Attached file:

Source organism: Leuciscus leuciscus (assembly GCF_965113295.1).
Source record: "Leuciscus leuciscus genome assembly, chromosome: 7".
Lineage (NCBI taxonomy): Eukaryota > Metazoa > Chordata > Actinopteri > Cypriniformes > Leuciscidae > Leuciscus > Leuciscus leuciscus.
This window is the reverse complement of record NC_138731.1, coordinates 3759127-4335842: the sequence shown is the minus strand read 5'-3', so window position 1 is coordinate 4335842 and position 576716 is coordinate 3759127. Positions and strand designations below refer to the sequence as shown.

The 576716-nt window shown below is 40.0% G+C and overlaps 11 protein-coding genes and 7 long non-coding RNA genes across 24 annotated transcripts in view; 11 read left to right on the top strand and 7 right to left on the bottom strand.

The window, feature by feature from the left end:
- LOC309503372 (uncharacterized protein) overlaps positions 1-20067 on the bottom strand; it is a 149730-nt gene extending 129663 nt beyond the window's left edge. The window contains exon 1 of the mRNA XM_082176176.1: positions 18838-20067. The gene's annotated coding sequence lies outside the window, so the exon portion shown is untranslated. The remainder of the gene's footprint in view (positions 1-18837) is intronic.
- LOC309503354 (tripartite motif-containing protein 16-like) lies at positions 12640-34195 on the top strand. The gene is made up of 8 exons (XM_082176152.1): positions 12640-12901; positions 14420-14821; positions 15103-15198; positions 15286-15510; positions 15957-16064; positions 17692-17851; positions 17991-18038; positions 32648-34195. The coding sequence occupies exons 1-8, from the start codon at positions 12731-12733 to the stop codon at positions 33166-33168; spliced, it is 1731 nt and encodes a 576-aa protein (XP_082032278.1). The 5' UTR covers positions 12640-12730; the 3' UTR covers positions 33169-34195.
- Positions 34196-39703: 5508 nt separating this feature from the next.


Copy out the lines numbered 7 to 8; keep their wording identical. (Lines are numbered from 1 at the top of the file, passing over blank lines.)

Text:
- LOC309503372 (uncharacterized protein) overlaps positions 1-20067 on the bottom strand; it is a 149730-nt gene extending 129663 nt beyond the window's left edge. The window contains exon 1 of the mRNA XM_082176176.1: positions 18838-20067. The gene's annotated coding sequence lies outside the window, so the exon portion shown is untranslated. The remainder of the gene's footprint in view (positions 1-18837) is intronic.
- LOC309503354 (tripartite motif-containing protein 16-like) lies at positions 12640-34195 on the top strand. The gene is made up of 8 exons (XM_082176152.1): positions 12640-12901; positions 14420-14821; positions 15103-15198; positions 15286-15510; positions 15957-16064; positions 17692-17851; positions 17991-18038; positions 32648-34195. The coding sequence occupies exons 1-8, from the start codon at positions 12731-12733 to the stop codon at positions 33166-33168; spliced, it is 1731 nt and encodes a 576-aa protein (XP_082032278.1). The 5' UTR covers positions 12640-12730; the 3' UTR covers positions 33169-34195.